County has nearly 150 new COVID-19 cases in a week

— From the Albany County COVID-19 Dashboard
Daily counts of Albany County residents who have tested positive for COVID-19 since March show that current rates are less than half of the peak in May. The July spike followed a Fourth of July weekend party where about 200 college-age people gathered without masks, resulting in nearly 50 related cases.

ALBANY COUNTY — Over the past week, Albany County has had nearly 150 new cases of COVID-19, the county’s executive Daniel McCoy noted in his daily coronavirus press release on Thursday morning. He noted, too, the number of patients hospitalized with the virus jumped to seven on Thursday, up from three several days ago.

Also, 992 county residents are currently under quarantine, up from 937 on Thursday, an increase of 55.

“We’ve seen a similar story before, where clusters of high infection rates in New York City and downstate are followed by spikes upstate. We don’t need to sound the alarms yet, but we need to take this moment as a warning sign …,” McCoy said in his release.

Meanwhile, Governor Andrew Cuomo, in his Thursday phone conversation with the press, stressed that, while there are several COVID-19 clusters, the state’s infection rate is not going up.

“The clusters are 6 percent of the state population,” said Cuomo.

Within the top 20 ZIP codes in counties with recent outbreaks — Brooklyn and Queens in New York city, and Rockland and Orange counties — the average rate of positive tests is 5.8 percent. The rate of positive tests for the remainder of New York State, not counting these 20 ZIP codes, is 1.01 percent, Cuomo noted.

The 20 hotspot ZIP codes contained 23.2 percent of all positive cases reported in New York State on Wednesday, but represent only 6.2 percent of the state’s population. A ZIP code in Orange County has the highest positive percentage, over at 14-day average, at 16.3 percent.

Cuomo also said, “Yesterday, we did 145,000 tests. That is a new record for the State of New York.”

Earlier in the week, Cuomo had announced new rules, to be enforced by Friday, for hotspot areas with zones where restrictions are heaviest at the center of the cluster and become less strict in surrounding areas and less restrictive still in neighboring areas.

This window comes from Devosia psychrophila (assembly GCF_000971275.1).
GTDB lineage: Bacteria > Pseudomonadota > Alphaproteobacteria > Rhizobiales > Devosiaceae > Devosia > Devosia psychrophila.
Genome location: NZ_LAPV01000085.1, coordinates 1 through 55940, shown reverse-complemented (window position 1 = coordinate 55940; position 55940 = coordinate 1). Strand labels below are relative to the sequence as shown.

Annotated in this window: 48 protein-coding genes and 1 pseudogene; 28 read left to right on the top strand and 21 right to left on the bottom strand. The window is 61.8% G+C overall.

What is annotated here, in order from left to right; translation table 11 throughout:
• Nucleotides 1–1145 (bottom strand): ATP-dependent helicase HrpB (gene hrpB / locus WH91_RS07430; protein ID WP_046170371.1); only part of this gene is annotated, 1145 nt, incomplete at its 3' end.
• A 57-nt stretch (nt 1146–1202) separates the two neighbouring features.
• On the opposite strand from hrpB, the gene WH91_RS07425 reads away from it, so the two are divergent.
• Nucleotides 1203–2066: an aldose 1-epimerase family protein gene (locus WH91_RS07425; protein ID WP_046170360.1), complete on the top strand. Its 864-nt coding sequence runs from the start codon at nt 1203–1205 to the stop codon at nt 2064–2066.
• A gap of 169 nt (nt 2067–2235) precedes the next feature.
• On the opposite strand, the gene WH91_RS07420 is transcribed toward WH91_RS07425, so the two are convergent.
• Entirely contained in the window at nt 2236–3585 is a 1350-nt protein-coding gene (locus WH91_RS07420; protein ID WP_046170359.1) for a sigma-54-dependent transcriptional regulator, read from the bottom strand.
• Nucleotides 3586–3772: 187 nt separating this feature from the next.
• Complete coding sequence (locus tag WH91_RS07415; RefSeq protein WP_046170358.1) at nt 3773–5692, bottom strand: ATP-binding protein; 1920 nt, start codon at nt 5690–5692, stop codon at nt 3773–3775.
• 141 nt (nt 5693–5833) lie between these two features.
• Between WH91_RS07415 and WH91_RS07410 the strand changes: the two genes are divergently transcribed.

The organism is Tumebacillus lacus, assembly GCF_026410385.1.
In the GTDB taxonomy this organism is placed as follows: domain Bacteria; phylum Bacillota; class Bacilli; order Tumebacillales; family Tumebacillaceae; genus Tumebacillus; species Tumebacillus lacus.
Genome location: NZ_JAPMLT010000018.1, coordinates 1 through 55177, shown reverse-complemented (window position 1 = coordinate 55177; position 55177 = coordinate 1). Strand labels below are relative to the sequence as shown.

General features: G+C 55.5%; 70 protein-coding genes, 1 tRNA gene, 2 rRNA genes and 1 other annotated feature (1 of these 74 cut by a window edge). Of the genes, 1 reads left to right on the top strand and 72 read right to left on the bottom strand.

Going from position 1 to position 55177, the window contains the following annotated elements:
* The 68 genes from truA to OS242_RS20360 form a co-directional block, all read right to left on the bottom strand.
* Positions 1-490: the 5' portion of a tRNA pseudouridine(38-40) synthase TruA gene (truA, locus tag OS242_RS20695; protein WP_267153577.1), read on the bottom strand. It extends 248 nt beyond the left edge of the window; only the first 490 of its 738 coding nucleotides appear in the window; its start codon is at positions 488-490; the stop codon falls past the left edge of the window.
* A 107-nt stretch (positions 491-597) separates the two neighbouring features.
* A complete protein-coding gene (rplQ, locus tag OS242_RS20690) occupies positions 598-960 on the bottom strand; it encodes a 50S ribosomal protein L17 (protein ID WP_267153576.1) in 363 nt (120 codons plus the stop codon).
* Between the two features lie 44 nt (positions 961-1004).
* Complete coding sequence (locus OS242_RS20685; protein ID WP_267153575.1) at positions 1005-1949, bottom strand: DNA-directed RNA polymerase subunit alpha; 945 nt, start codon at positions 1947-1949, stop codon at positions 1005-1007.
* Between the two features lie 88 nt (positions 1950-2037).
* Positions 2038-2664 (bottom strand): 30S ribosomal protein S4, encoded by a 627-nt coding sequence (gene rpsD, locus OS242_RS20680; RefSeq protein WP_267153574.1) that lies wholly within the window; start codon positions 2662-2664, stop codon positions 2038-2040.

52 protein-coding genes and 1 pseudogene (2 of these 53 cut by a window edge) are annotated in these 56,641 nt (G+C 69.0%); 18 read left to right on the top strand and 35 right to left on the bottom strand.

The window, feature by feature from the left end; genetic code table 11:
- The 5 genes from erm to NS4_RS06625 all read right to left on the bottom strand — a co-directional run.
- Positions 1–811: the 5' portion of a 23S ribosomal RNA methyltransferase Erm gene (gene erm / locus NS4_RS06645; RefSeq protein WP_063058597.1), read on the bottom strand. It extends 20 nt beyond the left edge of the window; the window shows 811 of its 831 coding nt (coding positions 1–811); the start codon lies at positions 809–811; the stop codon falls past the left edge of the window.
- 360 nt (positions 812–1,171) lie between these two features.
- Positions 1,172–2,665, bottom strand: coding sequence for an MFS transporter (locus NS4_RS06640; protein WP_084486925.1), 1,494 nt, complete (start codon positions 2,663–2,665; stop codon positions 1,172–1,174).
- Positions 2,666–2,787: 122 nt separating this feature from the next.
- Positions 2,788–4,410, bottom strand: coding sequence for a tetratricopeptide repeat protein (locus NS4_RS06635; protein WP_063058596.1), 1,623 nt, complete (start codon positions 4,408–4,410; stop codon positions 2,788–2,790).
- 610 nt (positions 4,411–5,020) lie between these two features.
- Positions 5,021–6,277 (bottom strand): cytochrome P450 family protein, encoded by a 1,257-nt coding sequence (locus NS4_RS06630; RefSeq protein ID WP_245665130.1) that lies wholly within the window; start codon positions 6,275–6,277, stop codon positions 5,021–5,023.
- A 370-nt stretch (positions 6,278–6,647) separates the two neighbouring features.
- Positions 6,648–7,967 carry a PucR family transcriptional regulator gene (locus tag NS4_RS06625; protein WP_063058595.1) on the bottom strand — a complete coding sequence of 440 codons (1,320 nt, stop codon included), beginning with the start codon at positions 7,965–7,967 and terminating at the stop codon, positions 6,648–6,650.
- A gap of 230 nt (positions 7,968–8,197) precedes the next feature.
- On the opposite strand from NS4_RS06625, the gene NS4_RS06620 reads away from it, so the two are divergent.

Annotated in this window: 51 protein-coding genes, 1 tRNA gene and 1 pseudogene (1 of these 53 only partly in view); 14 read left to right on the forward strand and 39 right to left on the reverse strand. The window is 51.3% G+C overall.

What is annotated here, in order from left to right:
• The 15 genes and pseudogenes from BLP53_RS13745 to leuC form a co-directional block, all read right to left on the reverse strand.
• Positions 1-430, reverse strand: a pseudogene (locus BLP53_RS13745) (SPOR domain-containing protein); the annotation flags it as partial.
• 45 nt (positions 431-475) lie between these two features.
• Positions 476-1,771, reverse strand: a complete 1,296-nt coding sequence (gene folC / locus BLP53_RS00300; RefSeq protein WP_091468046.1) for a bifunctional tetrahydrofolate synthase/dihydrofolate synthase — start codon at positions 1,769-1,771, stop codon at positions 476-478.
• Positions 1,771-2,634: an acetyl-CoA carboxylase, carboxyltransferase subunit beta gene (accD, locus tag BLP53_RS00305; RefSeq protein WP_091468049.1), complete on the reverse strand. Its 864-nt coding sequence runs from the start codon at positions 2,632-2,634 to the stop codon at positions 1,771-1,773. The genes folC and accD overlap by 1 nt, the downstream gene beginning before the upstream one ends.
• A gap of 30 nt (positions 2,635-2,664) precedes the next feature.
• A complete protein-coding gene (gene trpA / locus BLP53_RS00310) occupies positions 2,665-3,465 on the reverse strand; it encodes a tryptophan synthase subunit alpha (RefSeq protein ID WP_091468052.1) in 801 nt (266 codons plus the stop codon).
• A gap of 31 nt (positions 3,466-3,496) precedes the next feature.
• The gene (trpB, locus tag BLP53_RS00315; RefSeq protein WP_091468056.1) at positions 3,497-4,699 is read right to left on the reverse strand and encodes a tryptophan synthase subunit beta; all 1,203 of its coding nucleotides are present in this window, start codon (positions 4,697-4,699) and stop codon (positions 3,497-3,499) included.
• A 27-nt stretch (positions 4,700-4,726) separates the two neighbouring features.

The fines for sponsors of mass gatherings in violation of the rules was increased to $15,000 and someone not wearing a mask in public could be fined $1,000.

Orthodox Jewish communities are at the center of several of the clusters and protesters — many without masks — took to the streets in Brooklyn on Wednesday night.

Cuomo, in his conference call on Thursday, noted that the initial statewide shutdown in March of businesses, schools, and houses of worship was absolute.

“Closing down is more dramatic than the current rule,” Cuomo said on his conference call Thursday. “Why are they so upset about the current rule when there was a previous rule that was more dramatic? Because the previous rules were never enforced, that’s why. That’s why this rule seems harsh because they never followed the first rules and because they were never enforced ….

“We didn’t have enough testing and enough data to actually zero in on 6 percent of the population before. The longer you don’t follow the rule, the higher the infection rate spreads and the more obvious it becomes.”


County trends

Albany County’s dashboard, tracking the number of COVID-19 cases reported each day since early March, shows COVID-19 increasing until it reached a peak in May and then began decreasing, a trend that continued until a Fourth of July weekend party of college-age people led to nearly 50 related cases of the virus.

After that spike, the trend has been downward until September when schools opened and college students returned to campuses in Albany County. The current numbers are only about half as high as the May peak.

Statewide, the Capital Region, of which Albany County is a part, was one of two regions, from Wednesday test results, with the lowest positivity rate. Both the Capital Region and the Mohawk Valley had a rate of 0.5 percent. The governor termed the rate “very good.”

Seven of the state’s 10 regions had a rate of 1 percent or higher. The remaining region — the North Country, which often has the lowest rate — had a positivity rate of 0.7 percent.

As of Thursday morning, Albany County has 3,125 confirmed cases of COVID-19; 20 are new since Wednesday.

Of the new cases, 14 had close contact with someone infected with the disease, one reported traveling out of state, one is a healthcare worker or a resident of a congregate setting, and four did not have a clear source of transmission detected at this time. Separately, eight of the new cases are associated with the University at Albany. 

The five-day average for new daily positives decreased slightly to 18.4 from 19. There are now 125 active cases in the county, up from 119 on Wednesday.

So far, 13,296 county residents have completed quarantine. Of those, 3,000 had tested positive and recovered. 

There were three new hospitalizations overnight so seven county residents are now hospitalized with COVID-19, with two of them in intensive-care units. The county’s hospitalization rate jumped from 0.12 percent to 0.22 percent.

Albany County’s COVID-19 death toll remains at 135.

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